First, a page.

I've still been tracking the status of the work in Taiwan, and discussing it with some of the more senior local people (also attending the same event here in Beijing). After a failed attempt to get a conference call with the Taiwan people, I left my mobile phone with some colleagues (no GSM phones in Japan and US). I felt quite naked without a phone! I'm getting quite dependent on it! I hope we get some good news from Taipei soon -if all goes well, I may well be coming back to Taiwan, at least later in the year.
Quite a lot of the class here are from Australia, so there's been quite a lot of discussions about the differences between US, Canadian, British and Australian culture, and the use of the English language. Being Australian, quite a lot of this discussion has both loud and in-your-face - thoroughly supporting the cultural stereotype - while I have done by best to avoid being perceived as a "whinging pom".
Last night I went out for a meal with the Australian crowd. Apart from me, and one other (a local from Beijing, who recommended the restaurant), the 12-strong party was all from Oz, some it got pretty noisy. This was another speciality restaurant, and again we had a large collection of interesting dishes - I tried everything. It was all really good. One dish was caused something of a stir - pork cock (yes, really!) with chillis and Pak Choi. It was quite amusing to see some of the younger Oz males claiming (after a few beers) that they would suffer irreversible psychological damage if they ate this dish - and having the piss taken out of them something rotten by the Australian females in the party...
Beijing taxi drivers are bonkers, even by Taiwanese standards. My earlier impressions were quite wrong. U-turns across several lanes of fast-moving traffic, weaving from lane to lane, jumping the lights, white lines being regarded as the merest hints, eeeekkkk! And the taxi drivers don't know their way around! The most successful approach seems to be to get some Mandarin speaker to give directions. One of the Australians speaks excellent Mandarin (and Japanese as well) - he has a linguistics Ph.D - so he's been very helpful in explaining more about Chinese culture and language.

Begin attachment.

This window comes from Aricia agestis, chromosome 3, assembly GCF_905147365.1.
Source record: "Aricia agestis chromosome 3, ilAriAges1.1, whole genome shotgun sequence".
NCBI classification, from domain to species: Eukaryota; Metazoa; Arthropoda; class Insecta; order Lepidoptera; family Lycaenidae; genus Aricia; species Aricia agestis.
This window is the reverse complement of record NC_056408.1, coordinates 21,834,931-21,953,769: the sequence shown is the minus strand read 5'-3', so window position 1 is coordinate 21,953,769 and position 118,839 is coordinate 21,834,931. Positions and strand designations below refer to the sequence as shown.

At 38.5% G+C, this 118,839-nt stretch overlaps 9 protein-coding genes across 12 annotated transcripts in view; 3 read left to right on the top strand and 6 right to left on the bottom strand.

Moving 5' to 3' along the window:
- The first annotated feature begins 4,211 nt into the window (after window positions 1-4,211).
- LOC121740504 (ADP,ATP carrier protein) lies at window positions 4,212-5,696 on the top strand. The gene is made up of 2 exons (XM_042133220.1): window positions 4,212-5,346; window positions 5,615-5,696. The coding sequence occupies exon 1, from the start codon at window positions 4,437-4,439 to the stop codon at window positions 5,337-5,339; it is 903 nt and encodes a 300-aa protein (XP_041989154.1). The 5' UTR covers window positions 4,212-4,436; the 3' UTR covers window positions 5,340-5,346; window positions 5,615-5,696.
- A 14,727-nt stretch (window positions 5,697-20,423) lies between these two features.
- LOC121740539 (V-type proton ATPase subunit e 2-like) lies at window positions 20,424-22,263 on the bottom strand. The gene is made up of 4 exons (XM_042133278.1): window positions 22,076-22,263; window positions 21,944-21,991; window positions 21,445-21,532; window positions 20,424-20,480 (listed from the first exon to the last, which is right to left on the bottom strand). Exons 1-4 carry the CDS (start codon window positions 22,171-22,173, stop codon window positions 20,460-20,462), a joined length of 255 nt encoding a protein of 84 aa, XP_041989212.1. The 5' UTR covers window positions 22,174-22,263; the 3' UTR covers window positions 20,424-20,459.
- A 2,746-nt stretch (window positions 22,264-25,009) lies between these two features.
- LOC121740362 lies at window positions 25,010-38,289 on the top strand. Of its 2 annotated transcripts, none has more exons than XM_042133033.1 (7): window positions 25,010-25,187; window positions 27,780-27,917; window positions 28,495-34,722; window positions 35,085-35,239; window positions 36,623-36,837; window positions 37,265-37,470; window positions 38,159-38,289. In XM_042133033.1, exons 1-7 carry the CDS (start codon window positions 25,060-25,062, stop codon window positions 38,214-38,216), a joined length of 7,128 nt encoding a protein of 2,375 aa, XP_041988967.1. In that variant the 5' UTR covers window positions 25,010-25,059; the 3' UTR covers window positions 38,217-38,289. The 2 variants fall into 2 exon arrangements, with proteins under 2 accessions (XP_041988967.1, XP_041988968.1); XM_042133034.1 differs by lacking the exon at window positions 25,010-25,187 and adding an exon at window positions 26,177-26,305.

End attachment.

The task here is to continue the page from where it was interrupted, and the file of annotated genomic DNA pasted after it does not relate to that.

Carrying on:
Greater China Trip: Final Impressions
The business in Taiwan seems to be going ahead - still details (and prices!) being negotiated, but I think we are in a good position there. This probably means that I should plan a return trip - probably more than one - and this might actually be in the next few weeks. Maybe I should consider learning some Mandarin - I'm told that you can get to be quite good in a couple of years! Mind you, this was a remark from the chap who has a Ph.D in linguistics - he also had the view that everyone should speak English, Mandarin Chinese and Spanish, on the grounds that this would allow for communications pretty much anywhere in the world, except for a few obscure places (like France and Japan)!
My colleague Rudi had a disaster the day before yesterday. He was planning to stay up in the evening for a while (after we'd all been out for dinner) and finish off his presentations. But, his computer failed catastrophically - a software fault which made the thing useless. And he had two presentations on it, both to give yesterday afternoon! So, we had to go to the local IBM help desk - on the 26th floor of the IBM tower - to get it all sorted out. Rudi managed to get his presentations onto my machine, and he went back to the hotel to give his talks, leaving me and the local support people to baby-sit the repair work. This means that, during my trip here, I have on different occasions given up the two machines most precious to me (my mobile phone, and my portable computer); both times, it was really strange - I felt cut-off from the world and unable to do anything. Very unnerving...
I went to a restaurant yesterday evening with Steffan (another colleague) and Rudi. The restaurant was pretty busy when we arrived, so we ended up sharing a table with a couple of young Chinese women. Steffan, who is never known to be backward when it comes to talking to young ladies, rapidly introduced himself (and us). It runs out that they were both language students - one had just returned from Grenoble (France) and the other from Japan. The girls helped with the selection of food (spicy fish cooked at the table in oil was the main dish), and chatted away in a mixture of English and French (to us) and Mandarin (between themselves). Of course, I offered (and succeeded) in paying for the whole table - for all five of us, it came to 147 RMB (about 10 quid!) - which just goes to show the differences in the cost of living.